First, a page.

Trump doubles down on claims that race is 'a rigged election'
Statements come a day after a campaign rally where Trump mocked women who have accused him of sexual assault
A beleaguered Donald Trump sought to undermine the legitimacy of the U.S. presidential election on Saturday, pressing unsubstantiated claims the contest is rigged against him, vowing anew to jail Hillary Clinton if he's elected and throwing in a baseless insinuation his rival was on drugs in the last debate.
Not even the country's more than two centuries of peaceful transitions of political leadership were sacrosanct as Trump accused the media and the Clinton campaign of conspiring against him to undermine a free and fair election.
"The election is being rigged by corrupt media pushing completely false allegations and outright lies in an effort to elect her president," he said.
Clinton's campaign continues to hit back at Trump's allegations of a fixed election.
Clinton campaign manager Robby Mook says participation in the electoral system — and particularly voting — is something to be encouraged, and not, in his words, "dismissed or undermined because a candidate is afraid he's going to lose."
Mook points to what he says will be a record turnout on election day. And he says voters will turn out in unprecedented numbers because they can see through Trump's "shameful attempts to undermine an election weeks before it happens."
Leaders on both sides of the political spectrum worry that this rhetoric, which supporters sometimes repeat in interviews, undermines the electoral process in a country with a history of peaceful democratic transition.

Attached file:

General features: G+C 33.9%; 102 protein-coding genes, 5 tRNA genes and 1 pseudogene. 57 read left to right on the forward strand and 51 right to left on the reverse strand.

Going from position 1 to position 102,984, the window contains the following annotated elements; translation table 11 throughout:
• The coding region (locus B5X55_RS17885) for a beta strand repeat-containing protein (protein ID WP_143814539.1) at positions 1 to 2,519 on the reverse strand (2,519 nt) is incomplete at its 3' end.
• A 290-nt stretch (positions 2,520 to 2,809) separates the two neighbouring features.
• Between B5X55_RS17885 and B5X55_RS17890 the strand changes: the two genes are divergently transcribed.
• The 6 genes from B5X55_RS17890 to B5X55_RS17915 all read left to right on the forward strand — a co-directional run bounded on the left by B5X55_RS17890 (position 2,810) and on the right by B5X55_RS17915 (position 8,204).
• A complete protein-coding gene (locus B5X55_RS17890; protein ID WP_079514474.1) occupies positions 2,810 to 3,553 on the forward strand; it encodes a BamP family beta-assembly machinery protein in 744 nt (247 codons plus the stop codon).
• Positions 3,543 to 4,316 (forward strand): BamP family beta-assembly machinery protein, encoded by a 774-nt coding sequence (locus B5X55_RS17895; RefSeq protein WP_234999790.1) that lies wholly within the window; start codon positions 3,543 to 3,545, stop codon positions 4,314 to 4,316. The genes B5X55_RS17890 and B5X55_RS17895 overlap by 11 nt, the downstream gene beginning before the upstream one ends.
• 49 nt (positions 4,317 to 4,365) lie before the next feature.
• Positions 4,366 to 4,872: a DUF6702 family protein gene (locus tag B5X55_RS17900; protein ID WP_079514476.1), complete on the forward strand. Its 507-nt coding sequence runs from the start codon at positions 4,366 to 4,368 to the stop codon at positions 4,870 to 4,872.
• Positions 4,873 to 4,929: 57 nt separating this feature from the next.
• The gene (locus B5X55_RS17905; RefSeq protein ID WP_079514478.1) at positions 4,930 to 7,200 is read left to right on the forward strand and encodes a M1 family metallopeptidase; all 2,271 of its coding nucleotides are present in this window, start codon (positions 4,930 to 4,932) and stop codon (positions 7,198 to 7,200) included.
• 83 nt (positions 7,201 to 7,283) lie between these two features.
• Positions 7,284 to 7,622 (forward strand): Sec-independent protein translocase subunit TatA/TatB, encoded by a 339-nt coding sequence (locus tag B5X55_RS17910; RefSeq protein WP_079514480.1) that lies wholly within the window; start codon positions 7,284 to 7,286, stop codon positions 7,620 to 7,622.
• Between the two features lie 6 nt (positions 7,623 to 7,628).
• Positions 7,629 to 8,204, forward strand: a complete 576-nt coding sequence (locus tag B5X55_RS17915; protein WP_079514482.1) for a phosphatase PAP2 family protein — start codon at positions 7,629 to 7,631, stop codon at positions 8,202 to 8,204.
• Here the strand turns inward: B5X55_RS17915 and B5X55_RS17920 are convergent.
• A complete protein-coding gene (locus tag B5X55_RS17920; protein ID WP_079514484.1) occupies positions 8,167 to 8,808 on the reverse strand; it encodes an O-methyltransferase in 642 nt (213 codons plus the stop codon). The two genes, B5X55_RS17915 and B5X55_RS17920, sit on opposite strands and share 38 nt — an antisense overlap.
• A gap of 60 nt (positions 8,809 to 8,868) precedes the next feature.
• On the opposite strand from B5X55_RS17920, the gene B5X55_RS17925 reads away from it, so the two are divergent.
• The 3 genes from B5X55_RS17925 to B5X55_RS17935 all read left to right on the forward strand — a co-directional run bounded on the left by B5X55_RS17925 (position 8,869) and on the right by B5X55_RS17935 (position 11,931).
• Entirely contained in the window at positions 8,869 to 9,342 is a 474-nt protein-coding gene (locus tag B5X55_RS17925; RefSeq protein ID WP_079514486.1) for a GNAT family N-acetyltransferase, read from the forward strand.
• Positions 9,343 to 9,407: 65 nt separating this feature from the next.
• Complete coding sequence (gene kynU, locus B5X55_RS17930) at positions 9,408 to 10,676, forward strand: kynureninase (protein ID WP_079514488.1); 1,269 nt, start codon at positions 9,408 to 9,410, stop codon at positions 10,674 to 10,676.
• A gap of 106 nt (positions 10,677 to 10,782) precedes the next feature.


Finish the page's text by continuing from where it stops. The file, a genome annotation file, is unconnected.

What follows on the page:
At a campaign event in New Hampshire, Trump also accused Clinton of being on some kind of drug during the last debate.
Trump was mocking Clinton for taking time off from the campaign trail to prepare for the next debate when he made the extraordinary suggestion that she might have been on some kind of performance-enhancing drug during their last face-off.
He says, "I think she's actually getting pumped up" while she's off the trail.
He's calling for both candidates to take a drug test prior to the final debate Wednesday.
Trump is denying stories in which eight women have accused him of sexual misconduct. At an event on Friday he mocked his accusers, employing a now-familiar tactic of criticizing a woman's appearance as a means to deflect suggestions of wrongdoing.
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Referring to allegations by Jessica Leeds, who appeared on camera on the New York Times' website last week to recount how Trump grabbed her breasts and tried to put his hand up her skirt on a flight from the Midwest to New York in or around 1980, Trump said, '"Yeah, I'm going to go after you. Believe me she would not be my first choice, I'll tell you. That would not be my first choice."
He pantomimed the descriptions of his alleged assaults, mimicking pawing at a woman's chest and reaching under a skirt.
He also denied allegations of unwanted contact by Summer Zervos, a former contestant on Trump's show "The Apprentice," who said he kissed her during a meeting about a possible job. Trump said Zervos' first cousin called her a "huge fan of Donald Trump," referring to a letter the campaign released to media.
At an event Friday Clinton expressed dismay at the tone of the election race.
"This election is incredibly painful," she said. "I take absolutely no satisfaction in what is happening on the other side. I am not at all happy about that because it hurts our country, hurts our democracy and sends terrible messages to people here at home and around the world."